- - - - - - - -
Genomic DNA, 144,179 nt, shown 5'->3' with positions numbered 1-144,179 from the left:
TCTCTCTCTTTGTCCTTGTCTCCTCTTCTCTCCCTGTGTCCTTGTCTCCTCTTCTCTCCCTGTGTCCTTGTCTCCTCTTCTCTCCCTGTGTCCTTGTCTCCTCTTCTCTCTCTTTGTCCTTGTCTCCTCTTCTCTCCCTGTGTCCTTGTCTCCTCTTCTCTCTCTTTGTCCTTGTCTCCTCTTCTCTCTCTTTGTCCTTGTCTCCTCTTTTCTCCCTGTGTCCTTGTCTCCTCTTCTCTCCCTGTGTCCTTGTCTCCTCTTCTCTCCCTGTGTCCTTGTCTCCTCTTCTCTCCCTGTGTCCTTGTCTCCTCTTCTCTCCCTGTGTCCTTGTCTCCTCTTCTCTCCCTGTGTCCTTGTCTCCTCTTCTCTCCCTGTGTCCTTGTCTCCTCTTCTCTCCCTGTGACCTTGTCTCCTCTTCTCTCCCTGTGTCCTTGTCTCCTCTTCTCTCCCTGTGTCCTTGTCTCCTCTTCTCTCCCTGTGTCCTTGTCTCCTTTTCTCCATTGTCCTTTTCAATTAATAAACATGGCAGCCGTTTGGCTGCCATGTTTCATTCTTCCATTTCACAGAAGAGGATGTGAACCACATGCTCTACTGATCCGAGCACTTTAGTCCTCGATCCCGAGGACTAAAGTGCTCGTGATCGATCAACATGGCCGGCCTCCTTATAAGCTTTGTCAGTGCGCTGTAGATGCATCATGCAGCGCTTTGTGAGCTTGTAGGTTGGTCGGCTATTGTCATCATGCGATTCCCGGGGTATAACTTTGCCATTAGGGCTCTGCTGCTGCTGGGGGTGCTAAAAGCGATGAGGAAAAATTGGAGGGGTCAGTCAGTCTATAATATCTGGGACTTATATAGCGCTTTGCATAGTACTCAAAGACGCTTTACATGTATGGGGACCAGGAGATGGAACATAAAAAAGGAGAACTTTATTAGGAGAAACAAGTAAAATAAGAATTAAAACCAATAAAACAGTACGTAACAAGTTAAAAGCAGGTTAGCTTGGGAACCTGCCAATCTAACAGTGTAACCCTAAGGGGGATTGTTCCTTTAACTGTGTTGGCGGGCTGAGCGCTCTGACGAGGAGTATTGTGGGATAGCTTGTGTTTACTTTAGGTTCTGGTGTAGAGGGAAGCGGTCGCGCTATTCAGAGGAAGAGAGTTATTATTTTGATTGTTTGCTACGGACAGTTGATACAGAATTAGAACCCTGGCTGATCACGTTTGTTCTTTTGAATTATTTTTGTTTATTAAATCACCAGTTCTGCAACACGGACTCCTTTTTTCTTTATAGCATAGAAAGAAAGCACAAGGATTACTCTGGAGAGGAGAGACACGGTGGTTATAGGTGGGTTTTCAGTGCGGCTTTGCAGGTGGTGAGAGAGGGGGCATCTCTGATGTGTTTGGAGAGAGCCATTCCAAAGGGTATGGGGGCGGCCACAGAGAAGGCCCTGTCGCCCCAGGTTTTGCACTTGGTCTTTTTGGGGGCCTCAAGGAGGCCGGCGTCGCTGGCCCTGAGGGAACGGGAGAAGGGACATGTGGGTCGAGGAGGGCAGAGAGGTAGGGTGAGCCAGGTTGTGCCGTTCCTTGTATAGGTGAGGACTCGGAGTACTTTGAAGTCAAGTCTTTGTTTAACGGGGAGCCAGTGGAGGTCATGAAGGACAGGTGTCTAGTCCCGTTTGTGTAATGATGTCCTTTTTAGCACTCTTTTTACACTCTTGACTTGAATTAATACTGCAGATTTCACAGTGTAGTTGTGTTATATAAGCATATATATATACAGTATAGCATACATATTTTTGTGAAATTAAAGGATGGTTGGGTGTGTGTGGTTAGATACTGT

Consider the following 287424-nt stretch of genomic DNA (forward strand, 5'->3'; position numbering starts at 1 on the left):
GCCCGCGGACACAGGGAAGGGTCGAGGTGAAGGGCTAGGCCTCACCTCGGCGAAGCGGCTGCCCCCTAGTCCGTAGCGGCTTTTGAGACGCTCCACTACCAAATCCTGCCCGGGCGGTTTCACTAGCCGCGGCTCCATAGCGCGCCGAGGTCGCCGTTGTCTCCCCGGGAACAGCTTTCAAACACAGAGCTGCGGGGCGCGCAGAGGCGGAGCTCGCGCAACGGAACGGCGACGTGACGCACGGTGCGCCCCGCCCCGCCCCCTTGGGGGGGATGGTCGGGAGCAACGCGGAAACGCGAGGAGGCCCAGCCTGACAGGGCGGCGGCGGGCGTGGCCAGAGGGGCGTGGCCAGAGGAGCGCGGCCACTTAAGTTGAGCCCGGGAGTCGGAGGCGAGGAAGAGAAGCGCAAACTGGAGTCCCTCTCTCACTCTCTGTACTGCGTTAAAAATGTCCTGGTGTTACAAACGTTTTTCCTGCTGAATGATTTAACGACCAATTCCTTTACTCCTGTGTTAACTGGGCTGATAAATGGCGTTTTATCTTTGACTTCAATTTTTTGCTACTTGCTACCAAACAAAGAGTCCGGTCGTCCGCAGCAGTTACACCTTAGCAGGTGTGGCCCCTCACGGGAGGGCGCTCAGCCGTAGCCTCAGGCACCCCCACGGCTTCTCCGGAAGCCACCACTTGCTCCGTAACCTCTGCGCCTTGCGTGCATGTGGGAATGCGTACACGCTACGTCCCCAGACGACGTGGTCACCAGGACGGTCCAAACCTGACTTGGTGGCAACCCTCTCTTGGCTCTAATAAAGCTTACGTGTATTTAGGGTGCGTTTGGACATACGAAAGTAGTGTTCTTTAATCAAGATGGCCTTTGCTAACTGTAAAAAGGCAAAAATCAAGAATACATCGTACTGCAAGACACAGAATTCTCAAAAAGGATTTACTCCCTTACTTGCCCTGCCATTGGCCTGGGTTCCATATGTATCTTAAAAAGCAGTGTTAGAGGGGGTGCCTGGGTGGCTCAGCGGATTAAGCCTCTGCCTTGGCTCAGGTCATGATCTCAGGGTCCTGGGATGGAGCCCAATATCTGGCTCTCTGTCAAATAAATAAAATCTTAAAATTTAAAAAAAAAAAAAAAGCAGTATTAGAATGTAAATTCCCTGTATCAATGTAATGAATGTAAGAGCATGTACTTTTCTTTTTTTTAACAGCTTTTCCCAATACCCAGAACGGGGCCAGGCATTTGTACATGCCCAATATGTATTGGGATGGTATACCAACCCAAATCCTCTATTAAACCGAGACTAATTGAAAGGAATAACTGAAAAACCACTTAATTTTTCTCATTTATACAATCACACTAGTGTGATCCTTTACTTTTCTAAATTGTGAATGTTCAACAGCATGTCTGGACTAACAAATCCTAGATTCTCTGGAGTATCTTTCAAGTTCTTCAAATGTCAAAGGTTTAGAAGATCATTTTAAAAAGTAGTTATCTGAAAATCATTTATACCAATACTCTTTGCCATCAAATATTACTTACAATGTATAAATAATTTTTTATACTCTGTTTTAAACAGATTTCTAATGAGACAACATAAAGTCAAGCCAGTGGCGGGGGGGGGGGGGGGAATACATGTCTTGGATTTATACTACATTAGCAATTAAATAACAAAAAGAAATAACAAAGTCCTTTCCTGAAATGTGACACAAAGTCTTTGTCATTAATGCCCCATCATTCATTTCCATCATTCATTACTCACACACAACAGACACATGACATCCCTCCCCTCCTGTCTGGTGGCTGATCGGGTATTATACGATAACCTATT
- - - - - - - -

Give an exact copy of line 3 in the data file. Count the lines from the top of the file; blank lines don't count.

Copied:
Consider the following 287424-nt stretch of genomic DNA (forward strand, 5'->3'; position numbering starts at 1 on the left):